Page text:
TIFF Review: “The Program” fails to focus

Journalist David Walsh’s story to bring down disgraced American cyclist, Lance Armstrong, falls flat in Stephen Frears’ new film, The Program. Based on Walsh’s 2012 book, Seven Deadly Sins: My Pursuit of Lance Armstrong, the movie follows Armstrong’s rise to the top and Walsh’s chase to prove the cyclist’s use of performance enhancing drugs.

Although Ben Foster’s portrayal of the infamous cyclist is one of the greatest performances of his career, the film fails to convey the gravity of Armstrong’s actions. Unfortunately, Foster’s performance was the only redeemable aspect of the entire film. After watching The Program, you’ll walk away hating Armstrong, if not movie itself.

Frears — known for his acclaimed 2013 film, Philomena, as well as his John Cusack starring rom-com, High Fidelity — takes on the scandal of Lance Armstrong with the same light and easy tone of his past films, which was his first mistake. For a subject that was extremely contentious at the time, the film deserved a darker tone that dug deeper into the controversy.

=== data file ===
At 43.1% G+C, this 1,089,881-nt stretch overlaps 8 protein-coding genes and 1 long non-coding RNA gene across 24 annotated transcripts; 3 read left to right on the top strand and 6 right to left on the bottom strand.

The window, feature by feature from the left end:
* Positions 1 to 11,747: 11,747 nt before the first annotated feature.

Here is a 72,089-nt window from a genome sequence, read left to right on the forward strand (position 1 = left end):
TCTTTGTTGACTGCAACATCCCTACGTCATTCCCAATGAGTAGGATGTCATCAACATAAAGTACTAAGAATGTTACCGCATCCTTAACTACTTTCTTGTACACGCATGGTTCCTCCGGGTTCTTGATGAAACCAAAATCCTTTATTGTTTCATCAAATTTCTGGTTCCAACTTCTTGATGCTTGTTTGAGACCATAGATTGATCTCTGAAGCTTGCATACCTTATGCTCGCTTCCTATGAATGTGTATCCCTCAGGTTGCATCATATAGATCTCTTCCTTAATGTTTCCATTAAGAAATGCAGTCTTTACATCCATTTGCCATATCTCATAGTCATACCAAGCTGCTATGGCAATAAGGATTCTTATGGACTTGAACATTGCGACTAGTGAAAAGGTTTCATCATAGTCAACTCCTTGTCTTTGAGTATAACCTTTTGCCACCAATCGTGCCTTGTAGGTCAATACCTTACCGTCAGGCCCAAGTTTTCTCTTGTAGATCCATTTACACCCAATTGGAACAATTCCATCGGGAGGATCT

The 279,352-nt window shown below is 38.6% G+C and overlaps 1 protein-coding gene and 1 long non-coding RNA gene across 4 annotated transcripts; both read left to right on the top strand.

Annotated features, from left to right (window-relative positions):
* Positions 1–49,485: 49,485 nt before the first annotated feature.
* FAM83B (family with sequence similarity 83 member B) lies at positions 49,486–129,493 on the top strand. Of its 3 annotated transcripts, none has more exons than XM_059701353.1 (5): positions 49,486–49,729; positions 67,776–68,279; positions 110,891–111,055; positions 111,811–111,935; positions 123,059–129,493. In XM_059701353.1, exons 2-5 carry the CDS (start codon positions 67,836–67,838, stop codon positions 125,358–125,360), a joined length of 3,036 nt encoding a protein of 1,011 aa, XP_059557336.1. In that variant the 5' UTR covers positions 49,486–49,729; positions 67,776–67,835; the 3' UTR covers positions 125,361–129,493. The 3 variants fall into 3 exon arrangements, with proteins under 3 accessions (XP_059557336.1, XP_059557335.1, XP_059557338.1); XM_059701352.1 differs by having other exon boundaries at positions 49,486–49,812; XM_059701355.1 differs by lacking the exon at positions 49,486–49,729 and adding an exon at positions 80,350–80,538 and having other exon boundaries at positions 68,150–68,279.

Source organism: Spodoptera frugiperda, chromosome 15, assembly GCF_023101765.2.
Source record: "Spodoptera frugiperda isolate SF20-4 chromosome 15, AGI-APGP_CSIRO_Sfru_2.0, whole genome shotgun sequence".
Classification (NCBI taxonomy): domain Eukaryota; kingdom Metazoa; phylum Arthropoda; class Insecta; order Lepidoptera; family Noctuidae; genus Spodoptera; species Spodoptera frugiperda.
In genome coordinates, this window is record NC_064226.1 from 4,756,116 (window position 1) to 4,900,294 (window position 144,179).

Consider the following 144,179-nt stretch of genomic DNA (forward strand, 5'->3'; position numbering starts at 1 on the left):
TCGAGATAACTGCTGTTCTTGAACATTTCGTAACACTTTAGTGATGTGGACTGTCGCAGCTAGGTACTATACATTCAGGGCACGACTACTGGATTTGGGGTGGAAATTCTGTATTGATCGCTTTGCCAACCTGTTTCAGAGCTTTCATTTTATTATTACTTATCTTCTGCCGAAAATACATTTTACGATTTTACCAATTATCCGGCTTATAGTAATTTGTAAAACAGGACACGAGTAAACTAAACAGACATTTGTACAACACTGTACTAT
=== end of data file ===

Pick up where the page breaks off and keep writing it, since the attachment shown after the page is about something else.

The film opens with a breathtaking tracking shot of Armstrong riding his bike on an empty mountain road and then jumps to the start of Lance’s cycling career. He became an icon after combatting testicular cancer and winning seven consecutive Tour de France titles. He stood on a pedestal in the cycling world. Eventually, he went on to launch his Livestrong campaign, which became the biggest cancer foundations on the planet. He was untouchable.

The beginning of the film gives the audience brief insight into Armstrong’s struggles and his first experimentation with performance enhancing drugs before being diagnosed with cancer. Armstrong’s constant drive to win fuels his decision to continue doping, and the rest of the film is about hiding his secret at all costs. Everything comes crumbling down when it was revealed that he had been using performance enhancing drugs during all of his Tour de France victories. From that point on, his status as an icon switched from hero to hypocrite.

For a film that’s based on Walsh’s novel, it concentrates more on Armstrong’s trials and tribulations, and less on Walsh’s pursuit to reveal Armstrong’s secret. His investigations were not the focus of the film. The Program revealed certain aspects of the scandal that not many people know about but it could’ve done more. If you’re a fan of Frears’ past films, you might find yourself disappointed. Though, Foster’s performance is the attention. He leaves the rest of the film in his shadow.

Featured image from YouTube